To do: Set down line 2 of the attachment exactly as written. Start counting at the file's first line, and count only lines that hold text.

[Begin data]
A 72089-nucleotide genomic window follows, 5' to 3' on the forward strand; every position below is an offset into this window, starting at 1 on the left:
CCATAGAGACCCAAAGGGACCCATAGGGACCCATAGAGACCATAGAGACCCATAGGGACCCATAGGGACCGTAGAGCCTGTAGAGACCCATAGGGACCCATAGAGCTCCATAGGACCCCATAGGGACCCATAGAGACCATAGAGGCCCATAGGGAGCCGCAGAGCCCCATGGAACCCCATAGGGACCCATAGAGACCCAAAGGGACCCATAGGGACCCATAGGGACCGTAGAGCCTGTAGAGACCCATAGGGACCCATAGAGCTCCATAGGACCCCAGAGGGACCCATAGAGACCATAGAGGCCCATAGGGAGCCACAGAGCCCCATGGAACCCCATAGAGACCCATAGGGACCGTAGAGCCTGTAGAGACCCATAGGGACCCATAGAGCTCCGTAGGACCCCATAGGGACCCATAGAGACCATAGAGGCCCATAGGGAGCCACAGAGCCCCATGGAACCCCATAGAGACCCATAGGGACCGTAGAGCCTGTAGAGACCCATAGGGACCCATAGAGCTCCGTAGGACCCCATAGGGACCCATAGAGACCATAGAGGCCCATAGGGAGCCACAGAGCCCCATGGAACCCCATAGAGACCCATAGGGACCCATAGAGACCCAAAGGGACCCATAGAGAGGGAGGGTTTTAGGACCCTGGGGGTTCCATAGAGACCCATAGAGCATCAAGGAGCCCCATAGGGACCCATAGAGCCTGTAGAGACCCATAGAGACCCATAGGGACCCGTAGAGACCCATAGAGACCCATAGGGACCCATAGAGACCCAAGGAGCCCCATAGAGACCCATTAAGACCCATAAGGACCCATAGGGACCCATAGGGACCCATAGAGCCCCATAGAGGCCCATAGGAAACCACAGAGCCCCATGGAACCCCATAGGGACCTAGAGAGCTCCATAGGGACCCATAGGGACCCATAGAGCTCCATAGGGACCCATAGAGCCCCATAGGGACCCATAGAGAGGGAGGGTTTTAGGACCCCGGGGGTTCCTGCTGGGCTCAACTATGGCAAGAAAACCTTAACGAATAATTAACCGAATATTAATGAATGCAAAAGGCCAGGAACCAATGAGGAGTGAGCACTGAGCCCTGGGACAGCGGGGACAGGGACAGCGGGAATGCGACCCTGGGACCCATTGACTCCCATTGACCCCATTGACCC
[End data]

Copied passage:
CCATAGAGACCCAAAGGGACCCATAGGGACCCATAGAGACCATAGAGACCCATAGGGACCCATAGGGACCGTAGAGCCTGTAGAGACCCATAGGGACCCATAGAGCTCCATAGGACCCCATAGGGACCCATAGAGACCATAGAGGCCCATAGGGAGCCGCAGAGCCCCATGGAACCCCATAGGGACCCATAGAGACCCAAAGGGACCCATAGGGACCCATAGGGACCGTAGAGCCTGTAGAGACCCATAGGGACCCATAGAGCTCCATAGGACCCCAGAGGGACCCATAGAGACCATAGAGGCCCATAGGGAGCCACAGAGCCCCATGGAACCCCATAGAGACCCATAGGGACCGTAGAGCCTGTAGAGACCCATAGGGACCCATAGAGCTCCGTAGGACCCCATAGGGACCCATAGAGACCATAGAGGCCCATAGGGAGCCACAGAGCCCCATGGAACCCCATAGAGACCCATAGGGACCGTAGAGCCTGTAGAGACCCATAGGGACCCATAGAGCTCCGTAGGACCCCATAGGGACCCATAGAGACCATAGAGGCCCATAGGGAGCCACAGAGCCCCATGGAACCCCATAGAGACCCATAGGGACCCATAGAGACCCAAAGGGACCCATAGAGAGGGAGGGTTTTAGGACCCTGGGGGTTCCATAGAGACCCATAGAGCATCAAGGAGCCCCATAGGGACCCATAGAGCCTGTAGAGACCCATAGAGACCCATAGGGACCCGTAGAGACCCATAGAGACCCATAGGGACCCATAGAGACCCAAGGAGCCCCATAGAGACCCATTAAGACCCATAAGGACCCATAGGGACCCATAGGGACCCATAGAGCCCCATAGAGGCCCATAGGAAACCACAGAGCCCCATGGAACCCCATAGGGACCTAGAGAGCTCCATAGGGACCCATAGGGACCCATAGAGCTCCATAGGGACCCATAGAGCCCCATAGGGACCCATAGAGAGGGAGGGTTTTAGGACCCCGGGGGTTCCTGCTGGGCTCAACTATGGCAAGAAAACCTTAACGAATAATTAACCGAATATTAATGAATGCAAAAGGCCAGGAACCAATGAGGAGTGAGCACTGAGCCCTGGGACAGCGGGGACAGGGACAGCGGGAATGCGACCCTGGGACCCATTGACTCCCATTGACCCCATTGACCC